Heading into fall

Usually the leap from summer into fall is a welcome transition. Warm sunny days and cool nights are better than humid afternoons and sultry evenings.

The harvests continue in earnest as farmers switch from cereals to beans. Gardens finishing up sweet corn and tomatoes head into squashes and root crops. It is usually a favourite season for me, but this year it feels a bit like we are falling into autumn.

It just doesn’t feel right.

For one thing, the fall fairs have all been cancelled. No more show calves, no more produce and no more chances for kids to show off some crafts and school work at the local fair. Sounds of the truck pulls won’t meander down the valley to our farm 20km away this year. Even the smells of a fall fair would be a treat – cotton candy, peameal on a bun or some poutine.

Perhaps when these events roll around again next year people will appreciate them a little more.

For another point, students are heading back to classes without the ordinary fanfare. Staggered start dates, missing friends whose parents opted for home schooling, anxious educators, concerned support staff and bus drivers – this isn’t a fun time for anyone.

My editor actually joked on deadline day it was time for my annual back-to-school column encouraging drivers to be extra cautious and for kids to enjoy their year. While we still believe all of those things – that drivers need to be cautious and kids should have fun – the pressures this year are astounding, making that standby column topic a non-starter since this is anything but a normal year.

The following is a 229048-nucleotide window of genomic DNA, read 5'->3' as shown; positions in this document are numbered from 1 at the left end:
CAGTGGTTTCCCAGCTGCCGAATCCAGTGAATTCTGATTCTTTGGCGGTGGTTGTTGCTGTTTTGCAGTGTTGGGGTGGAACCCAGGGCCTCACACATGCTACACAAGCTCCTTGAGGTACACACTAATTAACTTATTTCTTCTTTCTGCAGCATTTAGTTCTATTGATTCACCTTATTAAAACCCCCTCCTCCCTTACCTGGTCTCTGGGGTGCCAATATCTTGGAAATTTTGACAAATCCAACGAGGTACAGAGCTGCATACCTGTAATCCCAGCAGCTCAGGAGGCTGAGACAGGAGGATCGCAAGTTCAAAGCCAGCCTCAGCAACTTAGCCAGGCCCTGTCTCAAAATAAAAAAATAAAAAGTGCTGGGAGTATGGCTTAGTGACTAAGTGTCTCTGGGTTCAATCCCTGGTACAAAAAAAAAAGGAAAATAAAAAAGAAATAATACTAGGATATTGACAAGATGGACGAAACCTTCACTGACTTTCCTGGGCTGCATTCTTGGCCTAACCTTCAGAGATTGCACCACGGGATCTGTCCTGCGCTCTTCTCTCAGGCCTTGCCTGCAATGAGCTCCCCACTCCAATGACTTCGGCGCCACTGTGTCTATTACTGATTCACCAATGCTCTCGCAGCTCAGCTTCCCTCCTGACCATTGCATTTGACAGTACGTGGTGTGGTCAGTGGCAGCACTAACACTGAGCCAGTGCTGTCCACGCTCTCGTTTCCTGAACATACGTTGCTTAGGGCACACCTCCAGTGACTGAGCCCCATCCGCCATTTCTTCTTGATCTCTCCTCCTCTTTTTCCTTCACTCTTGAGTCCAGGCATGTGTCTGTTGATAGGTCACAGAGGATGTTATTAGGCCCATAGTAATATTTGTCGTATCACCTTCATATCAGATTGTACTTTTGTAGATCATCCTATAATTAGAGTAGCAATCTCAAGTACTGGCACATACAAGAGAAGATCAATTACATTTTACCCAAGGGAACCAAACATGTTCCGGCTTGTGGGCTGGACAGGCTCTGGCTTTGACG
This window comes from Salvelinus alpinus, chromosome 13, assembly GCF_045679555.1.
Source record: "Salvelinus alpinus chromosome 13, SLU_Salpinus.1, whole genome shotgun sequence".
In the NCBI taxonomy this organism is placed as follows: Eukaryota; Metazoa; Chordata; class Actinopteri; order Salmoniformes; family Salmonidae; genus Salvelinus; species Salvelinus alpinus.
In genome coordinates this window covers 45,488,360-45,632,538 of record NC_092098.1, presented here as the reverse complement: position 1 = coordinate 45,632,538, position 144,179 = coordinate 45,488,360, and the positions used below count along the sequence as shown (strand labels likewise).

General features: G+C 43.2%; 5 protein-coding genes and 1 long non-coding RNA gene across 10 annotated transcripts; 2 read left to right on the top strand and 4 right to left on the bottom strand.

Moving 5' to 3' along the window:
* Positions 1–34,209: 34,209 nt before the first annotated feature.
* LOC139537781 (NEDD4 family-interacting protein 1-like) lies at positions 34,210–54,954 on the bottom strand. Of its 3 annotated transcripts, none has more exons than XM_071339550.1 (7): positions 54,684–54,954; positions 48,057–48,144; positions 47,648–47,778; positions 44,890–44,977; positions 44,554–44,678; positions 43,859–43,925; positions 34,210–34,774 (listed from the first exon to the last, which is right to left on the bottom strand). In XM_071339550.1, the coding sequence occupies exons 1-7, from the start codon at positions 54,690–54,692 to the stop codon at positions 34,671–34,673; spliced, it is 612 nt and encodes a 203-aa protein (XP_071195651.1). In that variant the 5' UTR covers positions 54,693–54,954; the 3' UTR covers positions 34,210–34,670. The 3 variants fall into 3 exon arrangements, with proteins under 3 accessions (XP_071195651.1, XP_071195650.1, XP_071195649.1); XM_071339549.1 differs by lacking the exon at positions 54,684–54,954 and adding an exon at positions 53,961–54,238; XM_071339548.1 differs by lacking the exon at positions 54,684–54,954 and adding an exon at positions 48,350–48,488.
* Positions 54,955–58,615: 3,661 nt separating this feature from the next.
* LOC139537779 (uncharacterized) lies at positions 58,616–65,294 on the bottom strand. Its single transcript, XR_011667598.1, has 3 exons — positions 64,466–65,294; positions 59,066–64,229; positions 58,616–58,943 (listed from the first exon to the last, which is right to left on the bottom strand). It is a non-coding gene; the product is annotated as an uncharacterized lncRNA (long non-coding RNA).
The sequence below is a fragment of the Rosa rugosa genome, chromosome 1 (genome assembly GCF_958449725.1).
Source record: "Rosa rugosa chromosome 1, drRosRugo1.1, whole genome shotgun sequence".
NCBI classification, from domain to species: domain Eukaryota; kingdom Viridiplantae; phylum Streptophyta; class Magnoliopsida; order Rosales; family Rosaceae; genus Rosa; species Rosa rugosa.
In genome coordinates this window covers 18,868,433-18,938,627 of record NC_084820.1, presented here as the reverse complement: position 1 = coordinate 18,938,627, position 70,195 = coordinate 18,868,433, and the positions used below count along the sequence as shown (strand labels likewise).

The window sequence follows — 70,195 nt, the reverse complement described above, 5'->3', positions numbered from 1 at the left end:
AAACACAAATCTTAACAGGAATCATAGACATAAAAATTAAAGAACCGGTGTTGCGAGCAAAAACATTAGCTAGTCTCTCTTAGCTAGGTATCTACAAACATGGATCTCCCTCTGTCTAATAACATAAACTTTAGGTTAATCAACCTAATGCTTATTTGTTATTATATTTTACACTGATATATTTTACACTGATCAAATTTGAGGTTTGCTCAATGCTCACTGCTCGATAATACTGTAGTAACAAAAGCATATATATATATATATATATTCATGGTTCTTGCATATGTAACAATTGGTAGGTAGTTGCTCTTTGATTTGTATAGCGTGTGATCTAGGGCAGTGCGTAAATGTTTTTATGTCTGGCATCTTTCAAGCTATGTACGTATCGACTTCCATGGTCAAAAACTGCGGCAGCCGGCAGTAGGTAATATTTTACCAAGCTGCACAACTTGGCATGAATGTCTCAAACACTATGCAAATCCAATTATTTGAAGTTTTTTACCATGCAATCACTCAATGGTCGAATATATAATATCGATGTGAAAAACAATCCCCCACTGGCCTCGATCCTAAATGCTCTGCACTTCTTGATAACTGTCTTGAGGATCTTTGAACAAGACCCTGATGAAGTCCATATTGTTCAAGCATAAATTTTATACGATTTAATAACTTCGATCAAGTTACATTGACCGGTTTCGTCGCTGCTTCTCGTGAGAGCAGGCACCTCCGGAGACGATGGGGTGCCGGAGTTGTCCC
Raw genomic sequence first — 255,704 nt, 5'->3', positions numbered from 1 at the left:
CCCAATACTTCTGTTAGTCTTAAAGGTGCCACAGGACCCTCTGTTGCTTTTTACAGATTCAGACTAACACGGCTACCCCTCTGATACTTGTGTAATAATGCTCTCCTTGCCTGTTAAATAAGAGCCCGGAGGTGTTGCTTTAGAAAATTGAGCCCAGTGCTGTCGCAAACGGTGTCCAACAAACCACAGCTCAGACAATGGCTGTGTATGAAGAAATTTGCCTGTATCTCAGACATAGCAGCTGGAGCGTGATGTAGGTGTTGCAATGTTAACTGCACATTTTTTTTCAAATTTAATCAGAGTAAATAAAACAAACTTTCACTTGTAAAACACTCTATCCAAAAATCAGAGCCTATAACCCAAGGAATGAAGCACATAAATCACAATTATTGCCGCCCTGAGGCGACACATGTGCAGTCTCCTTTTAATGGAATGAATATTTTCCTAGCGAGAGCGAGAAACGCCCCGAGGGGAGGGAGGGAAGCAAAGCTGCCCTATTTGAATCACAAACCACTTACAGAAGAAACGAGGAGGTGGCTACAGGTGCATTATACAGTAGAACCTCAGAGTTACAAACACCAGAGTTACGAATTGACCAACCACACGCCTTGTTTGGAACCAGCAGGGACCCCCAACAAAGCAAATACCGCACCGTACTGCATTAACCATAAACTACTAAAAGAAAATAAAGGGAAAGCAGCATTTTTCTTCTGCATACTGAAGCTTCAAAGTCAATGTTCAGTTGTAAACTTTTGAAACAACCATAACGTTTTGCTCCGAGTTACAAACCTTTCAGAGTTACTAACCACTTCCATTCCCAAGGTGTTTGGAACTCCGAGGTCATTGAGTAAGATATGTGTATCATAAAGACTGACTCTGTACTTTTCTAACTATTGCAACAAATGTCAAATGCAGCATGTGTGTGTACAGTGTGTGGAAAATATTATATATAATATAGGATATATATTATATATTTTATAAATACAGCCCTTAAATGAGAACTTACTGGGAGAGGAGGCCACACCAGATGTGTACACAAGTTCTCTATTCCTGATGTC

It will be up to parents and friends to support teachers the best we can. This fall, kids must listen like they never have before. If a teacher or support person directs certain safety measures, students must respond accordingly.

At minimum it will take a month of class before good habits are made. Wearing masks, washing hands correctly and sanitizing after coming into contact with germy surfaces, are things we need to support at home and instruct kids to perform without fail at school.

These are not debatable items and will form part of the foreseeable future for education. If this return to school is to work, we need to all support each other – students, parents, teachers and education workers.

Few may recall it was so long ago, but as March Break let out Premier Doug Ford offered up best wishes to parents for an enjoyable holiday. That attitude has sure changed in recent months as participants at weddings and outdoor parties were chastised by him this past long weekend for engaging in activities that could well drive up the number of positive cases.

Positive cases have slowly but surely climbed back into a zone of concern. Bubbles have not been maintained and social distancing has relaxed.

As we head into a cooler season and outdoor options dwindle, the public needs to adopt a far more regimented adherence to the rules that pulled us out of the initial shutdown.

If not, tough times will return and arguably be far worse than round one.

COVID-19 is still here and the danger exists until some form of vaccine or treatment is available to all. Let’s stay smart and be as safe as we can.